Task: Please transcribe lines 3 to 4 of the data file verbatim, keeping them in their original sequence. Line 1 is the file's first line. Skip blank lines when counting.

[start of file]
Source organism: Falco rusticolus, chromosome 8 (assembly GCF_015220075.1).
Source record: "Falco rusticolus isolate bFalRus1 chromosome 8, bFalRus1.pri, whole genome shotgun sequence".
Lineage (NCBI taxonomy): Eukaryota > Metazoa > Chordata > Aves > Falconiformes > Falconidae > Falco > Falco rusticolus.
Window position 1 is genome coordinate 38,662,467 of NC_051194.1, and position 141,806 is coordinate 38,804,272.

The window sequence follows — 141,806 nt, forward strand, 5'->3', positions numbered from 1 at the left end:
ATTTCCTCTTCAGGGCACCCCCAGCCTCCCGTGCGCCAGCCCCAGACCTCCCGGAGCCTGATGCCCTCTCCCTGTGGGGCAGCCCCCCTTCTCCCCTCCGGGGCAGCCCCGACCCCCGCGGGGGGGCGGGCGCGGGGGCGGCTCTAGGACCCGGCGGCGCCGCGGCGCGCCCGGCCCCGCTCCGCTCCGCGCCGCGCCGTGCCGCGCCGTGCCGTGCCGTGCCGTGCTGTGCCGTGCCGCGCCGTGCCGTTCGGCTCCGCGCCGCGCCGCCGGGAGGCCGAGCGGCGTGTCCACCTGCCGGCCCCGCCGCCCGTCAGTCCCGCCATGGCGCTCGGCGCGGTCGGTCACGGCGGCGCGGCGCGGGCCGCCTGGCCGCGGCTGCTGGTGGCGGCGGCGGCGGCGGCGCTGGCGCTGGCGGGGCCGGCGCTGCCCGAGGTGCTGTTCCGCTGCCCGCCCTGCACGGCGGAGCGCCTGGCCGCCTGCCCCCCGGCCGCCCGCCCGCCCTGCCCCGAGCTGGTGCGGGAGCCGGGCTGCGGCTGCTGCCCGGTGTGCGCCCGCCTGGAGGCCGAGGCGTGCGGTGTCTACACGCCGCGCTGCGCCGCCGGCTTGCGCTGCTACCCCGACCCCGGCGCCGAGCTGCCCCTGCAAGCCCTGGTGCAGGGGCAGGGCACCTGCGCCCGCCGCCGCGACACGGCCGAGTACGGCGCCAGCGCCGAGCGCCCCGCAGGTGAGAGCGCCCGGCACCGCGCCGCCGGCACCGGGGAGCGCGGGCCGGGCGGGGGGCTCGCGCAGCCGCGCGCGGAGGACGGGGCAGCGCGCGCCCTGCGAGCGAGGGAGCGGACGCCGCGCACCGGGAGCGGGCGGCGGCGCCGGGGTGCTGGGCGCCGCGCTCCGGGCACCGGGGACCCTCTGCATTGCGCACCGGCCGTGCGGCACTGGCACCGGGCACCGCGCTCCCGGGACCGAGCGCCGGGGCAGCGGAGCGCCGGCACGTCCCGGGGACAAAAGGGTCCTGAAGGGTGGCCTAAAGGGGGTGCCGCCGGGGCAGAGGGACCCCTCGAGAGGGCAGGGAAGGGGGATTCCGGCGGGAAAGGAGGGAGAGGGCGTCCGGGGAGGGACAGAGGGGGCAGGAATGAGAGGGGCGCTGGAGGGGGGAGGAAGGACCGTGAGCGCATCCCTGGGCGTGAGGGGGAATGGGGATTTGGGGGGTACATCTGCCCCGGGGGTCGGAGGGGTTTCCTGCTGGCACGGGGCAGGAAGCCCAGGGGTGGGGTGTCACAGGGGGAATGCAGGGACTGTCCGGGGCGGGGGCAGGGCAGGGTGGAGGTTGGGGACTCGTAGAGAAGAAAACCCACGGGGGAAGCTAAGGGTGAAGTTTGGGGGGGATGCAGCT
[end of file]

Lineage (NCBI taxonomy): Eukaryota > Metazoa > Chordata > Aves > Falconiformes > Falconidae > Falco > Falco rusticolus.
Window position 1 is genome coordinate 38,662,467 of NC_051194.1, and position 141,806 is coordinate 38,804,272.